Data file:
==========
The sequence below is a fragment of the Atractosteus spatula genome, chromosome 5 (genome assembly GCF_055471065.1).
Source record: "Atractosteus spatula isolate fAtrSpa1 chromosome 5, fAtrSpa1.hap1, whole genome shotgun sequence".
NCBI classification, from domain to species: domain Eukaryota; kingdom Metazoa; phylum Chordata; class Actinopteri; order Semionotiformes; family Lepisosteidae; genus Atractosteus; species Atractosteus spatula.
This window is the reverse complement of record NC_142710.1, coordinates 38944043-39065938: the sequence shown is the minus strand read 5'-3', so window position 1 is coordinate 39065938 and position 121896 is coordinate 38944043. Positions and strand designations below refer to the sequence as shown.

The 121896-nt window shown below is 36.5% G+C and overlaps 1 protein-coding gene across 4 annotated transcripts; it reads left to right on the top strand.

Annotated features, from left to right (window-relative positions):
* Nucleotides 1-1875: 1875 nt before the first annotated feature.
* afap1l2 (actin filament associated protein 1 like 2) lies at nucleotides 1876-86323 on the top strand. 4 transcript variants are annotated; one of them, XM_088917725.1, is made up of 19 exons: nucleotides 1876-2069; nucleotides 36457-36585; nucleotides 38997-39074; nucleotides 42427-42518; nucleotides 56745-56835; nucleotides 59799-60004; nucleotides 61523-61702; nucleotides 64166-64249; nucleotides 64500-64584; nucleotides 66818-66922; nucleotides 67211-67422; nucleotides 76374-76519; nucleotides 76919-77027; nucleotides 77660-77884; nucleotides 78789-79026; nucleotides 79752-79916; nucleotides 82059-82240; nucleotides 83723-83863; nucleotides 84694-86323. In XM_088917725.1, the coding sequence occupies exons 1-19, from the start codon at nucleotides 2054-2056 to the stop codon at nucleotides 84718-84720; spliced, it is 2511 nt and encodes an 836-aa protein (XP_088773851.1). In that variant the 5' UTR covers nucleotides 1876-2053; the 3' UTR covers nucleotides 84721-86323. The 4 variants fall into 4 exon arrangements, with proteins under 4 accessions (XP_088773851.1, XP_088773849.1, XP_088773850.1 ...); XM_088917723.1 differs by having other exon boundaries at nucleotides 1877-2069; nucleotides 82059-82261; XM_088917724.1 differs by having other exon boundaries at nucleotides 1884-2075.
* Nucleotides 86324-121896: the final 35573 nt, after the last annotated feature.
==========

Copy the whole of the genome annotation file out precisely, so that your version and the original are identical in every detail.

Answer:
The sequence below is a fragment of the Atractosteus spatula genome, chromosome 5 (genome assembly GCF_055471065.1).
Source record: "Atractosteus spatula isolate fAtrSpa1 chromosome 5, fAtrSpa1.hap1, whole genome shotgun sequence".
NCBI classification, from domain to species: domain Eukaryota; kingdom Metazoa; phylum Chordata; class Actinopteri; order Semionotiformes; family Lepisosteidae; genus Atractosteus; species Atractosteus spatula.
This window is the reverse complement of record NC_142710.1, coordinates 38944043-39065938: the sequence shown is the minus strand read 5'-3', so window position 1 is coordinate 39065938 and position 121896 is coordinate 38944043. Positions and strand designations below refer to the sequence as shown.

The 121896-nt window shown below is 36.5% G+C and overlaps 1 protein-coding gene across 4 annotated transcripts; it reads left to right on the top strand.

Annotated features, from left to right (window-relative positions):
* Nucleotides 1-1875: 1875 nt before the first annotated feature.
* afap1l2 (actin filament associated protein 1 like 2) lies at nucleotides 1876-86323 on the top strand. 4 transcript variants are annotated; one of them, XM_088917725.1, is made up of 19 exons: nucleotides 1876-2069; nucleotides 36457-36585; nucleotides 38997-39074; nucleotides 42427-42518; nucleotides 56745-56835; nucleotides 59799-60004; nucleotides 61523-61702; nucleotides 64166-64249; nucleotides 64500-64584; nucleotides 66818-66922; nucleotides 67211-67422; nucleotides 76374-76519; nucleotides 76919-77027; nucleotides 77660-77884; nucleotides 78789-79026; nucleotides 79752-79916; nucleotides 82059-82240; nucleotides 83723-83863; nucleotides 84694-86323. In XM_088917725.1, the coding sequence occupies exons 1-19, from the start codon at nucleotides 2054-2056 to the stop codon at nucleotides 84718-84720; spliced, it is 2511 nt and encodes an 836-aa protein (XP_088773851.1). In that variant the 5' UTR covers nucleotides 1876-2053; the 3' UTR covers nucleotides 84721-86323. The 4 variants fall into 4 exon arrangements, with proteins under 4 accessions (XP_088773851.1, XP_088773849.1, XP_088773850.1 ...); XM_088917723.1 differs by having other exon boundaries at nucleotides 1877-2069; nucleotides 82059-82261; XM_088917724.1 differs by having other exon boundaries at nucleotides 1884-2075.
* Nucleotides 86324-121896: the final 35573 nt, after the last annotated feature.